You are viewing a read-only archive of the Blogs.Harvard network. Learn more.

This past week, Google acknowledged the issue regarding online political ads stating that they would implement new disclosure rules for these ads including reporting their funding source and what users they are targeting (source). In past weeks, we’ve discussed how we want ads to supply more information about them so that users can make more educated decisions for themselves, but this week we saw how this would not necessarily solve any problems. For example, for political ads funded by Russia, the funding source could just pay another source so that it looks like Russia did not fund the ad. This topic was again brought up in this week’s discussion with Dr. Michael Sulmeyer.

I found the question Dr. Sulmeyer proposed about if we thought the Russian interference with the election was an act of cyber war interesting. I do believe the interference was an attack, but I don’t think that this type of war will be treated the same as a combat war. I do feel that a response should be sent back, but it is hard to attack with an equal caliber because doing the same thing to Russia (interfering with election) would basically not change anything. The Russian regime wants to exploit whatever weaknesses they can find. In the past election, this meant attacking the fundamental rights of the United States by going after our right to vote. Usually, the government will want to attack the regime and not the people, but it feels like Russia attacked people through the government because they messed with our rights. In order for a response from the United States, they need to find a relatively strong way to send a powerful message to the Russian regime while not hurting the Russian people.

We also discussed cyber protection in today’s day and age. Dr. Sulmeyer was asked if he believes there are any current good models for cyber protection. After thinking for a bit, he responded, “Not really.” This raises the question of what defines a good model for cyber protection, and how do we as a government and nation improve our cyber protection. Cyber warfare will continue to grow which means that we will need a reliable form of protection. Dr. Sulmeyer sees the British and Israelis as good examples of innovators in improving cyber security. They still haven’t developed a great method for protection, but are actively trying new methods. I think this has to become a central issue in the government to create a form of protection that will help us identify and prevent cyber attacks.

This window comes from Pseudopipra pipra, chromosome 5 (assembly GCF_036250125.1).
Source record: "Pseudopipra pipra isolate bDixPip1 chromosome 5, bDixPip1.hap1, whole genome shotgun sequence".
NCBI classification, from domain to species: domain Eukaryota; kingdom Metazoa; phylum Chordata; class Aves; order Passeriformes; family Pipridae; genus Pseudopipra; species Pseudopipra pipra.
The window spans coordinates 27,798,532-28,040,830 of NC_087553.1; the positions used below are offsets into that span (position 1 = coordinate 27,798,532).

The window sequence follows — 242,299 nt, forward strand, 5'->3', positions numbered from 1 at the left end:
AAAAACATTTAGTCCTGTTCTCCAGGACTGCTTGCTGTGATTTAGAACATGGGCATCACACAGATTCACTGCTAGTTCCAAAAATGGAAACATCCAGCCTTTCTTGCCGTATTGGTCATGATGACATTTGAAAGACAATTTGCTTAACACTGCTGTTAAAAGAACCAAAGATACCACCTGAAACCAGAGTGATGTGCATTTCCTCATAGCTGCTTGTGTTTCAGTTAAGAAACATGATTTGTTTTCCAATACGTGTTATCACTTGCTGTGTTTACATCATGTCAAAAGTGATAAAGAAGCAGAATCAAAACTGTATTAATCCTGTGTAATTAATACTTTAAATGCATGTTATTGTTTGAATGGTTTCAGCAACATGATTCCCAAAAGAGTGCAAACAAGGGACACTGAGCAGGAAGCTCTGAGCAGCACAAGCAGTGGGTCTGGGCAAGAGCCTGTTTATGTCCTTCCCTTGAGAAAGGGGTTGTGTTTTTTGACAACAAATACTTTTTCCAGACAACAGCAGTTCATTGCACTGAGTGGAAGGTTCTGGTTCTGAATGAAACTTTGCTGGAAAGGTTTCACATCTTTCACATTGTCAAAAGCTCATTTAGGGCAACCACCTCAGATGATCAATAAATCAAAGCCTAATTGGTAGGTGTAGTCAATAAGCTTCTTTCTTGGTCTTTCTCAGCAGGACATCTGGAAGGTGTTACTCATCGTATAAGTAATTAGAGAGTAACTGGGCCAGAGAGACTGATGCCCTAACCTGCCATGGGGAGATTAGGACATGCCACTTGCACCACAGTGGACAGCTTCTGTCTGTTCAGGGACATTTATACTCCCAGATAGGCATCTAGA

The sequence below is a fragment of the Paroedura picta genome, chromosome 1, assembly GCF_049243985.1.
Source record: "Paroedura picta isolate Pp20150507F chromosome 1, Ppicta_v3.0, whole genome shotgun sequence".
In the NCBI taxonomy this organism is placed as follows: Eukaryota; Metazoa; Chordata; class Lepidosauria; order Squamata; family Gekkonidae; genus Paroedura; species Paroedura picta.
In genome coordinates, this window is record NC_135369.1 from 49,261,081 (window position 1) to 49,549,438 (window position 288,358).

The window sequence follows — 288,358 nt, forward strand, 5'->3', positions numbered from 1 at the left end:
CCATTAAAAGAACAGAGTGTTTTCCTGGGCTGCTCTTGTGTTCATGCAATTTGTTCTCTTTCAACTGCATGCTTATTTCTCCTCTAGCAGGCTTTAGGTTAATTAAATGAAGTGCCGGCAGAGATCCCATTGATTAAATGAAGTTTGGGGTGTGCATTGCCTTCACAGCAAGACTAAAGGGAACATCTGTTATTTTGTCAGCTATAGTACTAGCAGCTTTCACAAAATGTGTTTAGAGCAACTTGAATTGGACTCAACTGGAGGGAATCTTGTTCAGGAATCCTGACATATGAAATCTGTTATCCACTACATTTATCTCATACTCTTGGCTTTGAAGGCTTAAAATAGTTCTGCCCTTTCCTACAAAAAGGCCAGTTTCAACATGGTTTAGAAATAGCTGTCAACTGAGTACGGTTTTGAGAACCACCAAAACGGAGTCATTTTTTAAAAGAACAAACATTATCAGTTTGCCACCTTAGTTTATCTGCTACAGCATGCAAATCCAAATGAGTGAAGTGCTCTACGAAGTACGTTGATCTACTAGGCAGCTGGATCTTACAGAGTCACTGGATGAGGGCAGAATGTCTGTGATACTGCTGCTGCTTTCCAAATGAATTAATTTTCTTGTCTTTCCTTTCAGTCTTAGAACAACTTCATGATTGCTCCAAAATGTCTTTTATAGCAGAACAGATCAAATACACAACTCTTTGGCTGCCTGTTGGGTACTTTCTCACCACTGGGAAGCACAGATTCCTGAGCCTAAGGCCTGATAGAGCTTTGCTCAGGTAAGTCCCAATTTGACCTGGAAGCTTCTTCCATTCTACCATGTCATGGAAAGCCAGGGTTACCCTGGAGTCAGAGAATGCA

One topic that we also talked about was power. It interests me how everyone just kind of assumes (and prays) that the power will continue to run because we know that if the power were to cut out, so many things would go wrong and would stop working. GridEx is a biennial situation that takes place to simulate a cyber attack (or physical) that wipes out the power. GridEx IV just took place on November 15-16, 2017. I wonder what type of information will come out of this year’s exercise.

I found this week’s topic quite interesting and hope to continue learning about our country’s cyber security as it develops.

Cyber Chase

2 thoughts on “Cyber Chase

  • November 19, 2017 at 11:56 am

    Great post, again! I greatly enjoyed the thought-provoking aspects of your 2nd paragraph. To understand what to do next, you have to understand what happened, what your adversary values, what you value, and what’s possible. You’ve gone a tremendous way in starting to answer those questions.

  • November 19, 2017 at 4:50 pm

    Adding on to this terrific post…

    There is a lot of discussion in the cyber-security community on what it means to have a proportional response to a cyber attack. One notion is that we should counter-attack in the same way, much like your election example. But there is another school of thought that says it is not that simple; that a counter-attack just needs to be the same amount of damage, but need not be the same thing. So in response to the Russian attack (er, alleged, I guess), we could respond with economic sanctions, or by publishing information about their efforts in the Ukraine, or closing some of their properties here.

    Figuring out what is proportional is hard, but it can go far beyond simply mimicking their attack.

Comments are closed.